Another Victory for School Choice: Illinois Supreme Court Declines to Hear Appeal of Tuition Tax Credit Case

John Kramer
John Kramer · June 29, 2001

Washington, D.C.- In yet another victory for Illinois families, the Supreme Court of Illinois today refused to reconsider the ruling of the Fourth District Court of Appeals that the Illinois educational expenses tax credit law is constitutional. The ruling of the three-judge panel in February affirmed last April’s ruling by Judge Thomas Appleton of the Sangamon County Circuit Court also finding the tax credit to be fully constitutional. The tax credit was under attack from the Illinois Education Association and other special-interest organizations opposed to education reform.

“This is the sixth consecutive court to have upheld the constitutionality of this form of school choice,” said Institute for Justice President Chip Mellor. “Today’s Illinois Supreme Court decision should bring an end to the constitutional battle over the tax credit law and help parents get the best possible education for their children regardless of whether the school of their choice is public, private or parochial.”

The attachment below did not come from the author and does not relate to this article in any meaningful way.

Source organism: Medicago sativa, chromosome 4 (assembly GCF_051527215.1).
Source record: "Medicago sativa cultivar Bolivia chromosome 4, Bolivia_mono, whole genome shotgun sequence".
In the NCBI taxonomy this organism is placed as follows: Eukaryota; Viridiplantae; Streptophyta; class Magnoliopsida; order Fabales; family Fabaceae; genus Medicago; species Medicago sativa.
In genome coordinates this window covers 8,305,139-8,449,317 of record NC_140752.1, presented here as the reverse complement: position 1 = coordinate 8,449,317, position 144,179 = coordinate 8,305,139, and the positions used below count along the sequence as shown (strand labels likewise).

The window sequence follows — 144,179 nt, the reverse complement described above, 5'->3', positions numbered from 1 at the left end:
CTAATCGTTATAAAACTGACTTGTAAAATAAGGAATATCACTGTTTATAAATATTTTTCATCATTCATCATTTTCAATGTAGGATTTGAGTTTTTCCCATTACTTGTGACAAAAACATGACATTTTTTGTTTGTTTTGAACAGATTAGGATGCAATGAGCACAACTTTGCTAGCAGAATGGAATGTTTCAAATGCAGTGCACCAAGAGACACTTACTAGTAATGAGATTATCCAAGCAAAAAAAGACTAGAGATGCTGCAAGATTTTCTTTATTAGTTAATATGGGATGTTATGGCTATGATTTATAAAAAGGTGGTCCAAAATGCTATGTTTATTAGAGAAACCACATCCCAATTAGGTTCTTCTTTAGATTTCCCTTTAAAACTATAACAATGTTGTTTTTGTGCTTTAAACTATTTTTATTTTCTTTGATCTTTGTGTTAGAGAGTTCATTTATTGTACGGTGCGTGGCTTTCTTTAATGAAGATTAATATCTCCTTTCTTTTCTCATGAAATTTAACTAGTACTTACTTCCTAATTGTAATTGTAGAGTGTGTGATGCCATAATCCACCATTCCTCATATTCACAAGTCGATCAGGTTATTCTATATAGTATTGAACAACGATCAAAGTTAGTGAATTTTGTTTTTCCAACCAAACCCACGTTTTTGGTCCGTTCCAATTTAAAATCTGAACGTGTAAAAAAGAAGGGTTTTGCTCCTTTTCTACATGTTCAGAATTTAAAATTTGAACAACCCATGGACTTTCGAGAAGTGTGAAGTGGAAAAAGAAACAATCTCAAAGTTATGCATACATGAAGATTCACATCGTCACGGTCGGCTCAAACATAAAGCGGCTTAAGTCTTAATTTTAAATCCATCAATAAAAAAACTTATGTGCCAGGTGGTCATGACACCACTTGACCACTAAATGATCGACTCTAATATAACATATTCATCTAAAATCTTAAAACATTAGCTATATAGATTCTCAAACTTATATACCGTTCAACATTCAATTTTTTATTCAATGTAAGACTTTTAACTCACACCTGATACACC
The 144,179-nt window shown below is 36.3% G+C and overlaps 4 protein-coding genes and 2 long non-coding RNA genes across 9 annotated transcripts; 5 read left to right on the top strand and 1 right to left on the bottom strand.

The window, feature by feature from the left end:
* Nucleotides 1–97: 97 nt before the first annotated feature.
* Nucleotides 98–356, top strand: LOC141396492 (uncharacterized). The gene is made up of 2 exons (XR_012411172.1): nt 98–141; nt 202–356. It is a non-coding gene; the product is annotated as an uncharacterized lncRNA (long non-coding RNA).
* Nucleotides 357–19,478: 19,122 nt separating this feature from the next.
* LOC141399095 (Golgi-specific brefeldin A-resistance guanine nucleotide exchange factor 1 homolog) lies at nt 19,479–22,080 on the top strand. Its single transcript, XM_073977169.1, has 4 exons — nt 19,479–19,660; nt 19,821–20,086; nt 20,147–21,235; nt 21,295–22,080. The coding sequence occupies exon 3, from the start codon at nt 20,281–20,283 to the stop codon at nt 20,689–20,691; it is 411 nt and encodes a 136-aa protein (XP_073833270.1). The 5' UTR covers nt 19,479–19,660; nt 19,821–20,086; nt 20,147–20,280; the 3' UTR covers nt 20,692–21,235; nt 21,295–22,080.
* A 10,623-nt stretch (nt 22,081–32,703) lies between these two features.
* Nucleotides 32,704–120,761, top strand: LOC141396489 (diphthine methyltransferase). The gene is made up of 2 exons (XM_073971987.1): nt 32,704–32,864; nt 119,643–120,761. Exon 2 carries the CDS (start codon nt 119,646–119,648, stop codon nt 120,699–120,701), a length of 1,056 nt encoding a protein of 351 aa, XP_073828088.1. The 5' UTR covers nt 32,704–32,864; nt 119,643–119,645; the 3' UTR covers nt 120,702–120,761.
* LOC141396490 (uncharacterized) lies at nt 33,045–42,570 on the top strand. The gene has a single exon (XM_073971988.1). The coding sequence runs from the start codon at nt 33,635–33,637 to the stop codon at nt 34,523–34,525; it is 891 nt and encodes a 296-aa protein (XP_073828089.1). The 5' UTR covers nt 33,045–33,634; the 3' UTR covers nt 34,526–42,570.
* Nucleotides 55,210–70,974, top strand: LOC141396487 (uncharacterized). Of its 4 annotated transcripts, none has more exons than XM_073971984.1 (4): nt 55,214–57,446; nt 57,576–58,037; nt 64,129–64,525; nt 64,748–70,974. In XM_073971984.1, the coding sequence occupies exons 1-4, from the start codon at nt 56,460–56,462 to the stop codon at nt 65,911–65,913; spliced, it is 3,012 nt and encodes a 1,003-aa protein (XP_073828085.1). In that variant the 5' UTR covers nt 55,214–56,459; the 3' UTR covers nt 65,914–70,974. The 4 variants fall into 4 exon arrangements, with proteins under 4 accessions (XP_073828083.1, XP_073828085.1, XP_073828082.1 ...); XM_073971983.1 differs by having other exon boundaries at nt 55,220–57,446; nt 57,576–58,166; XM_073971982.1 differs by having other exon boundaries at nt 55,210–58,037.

The teachers’ union and its allies had argued that the law, which provides a credit against state income taxes for 25 percent of tuition, book fees or lab fees incurred by K-12 students at public or private schools up to a maximum of $500 per family, violated four provisions of the Illinois Constitution, two of which deal with establishment of religion. Each of the courts to hear the case, however, has emphatically rejected these arguments.

The Supreme Court’s decision let stand a ruling by Appellate Court Judge Rita Garman stating that the tax credit does not violate the Illinois Constitution because no public money is spent at religious schools. Rather, the tax credit allows Illinois parents to keep more of their own money to spend on the education of their children as they see fit.

The appellate court’s ruling went on to say, however, that the tax credit would still be constitutional even if one considered the money claimed through the credit to constitute public funds. This is because the tax credit is fully consistent with both U.S. Supreme Court and Illinois Supreme Court precedent indicating that programs providing general educational assistance are constitutional so long as religious and nonreligious options are treated equally and funds are guided by the private and independent choices of parents.

This lawsuit is the second attacking the constitutionality of the tax credit. Earlier this year, the Illinois Supreme Court refused to hear a similar case filed by the Illinois Federation of Teachers that also challenged the constitutionality of the Illinois educational expenses tax credit law. The Institute represents Illinois families in that case as well.



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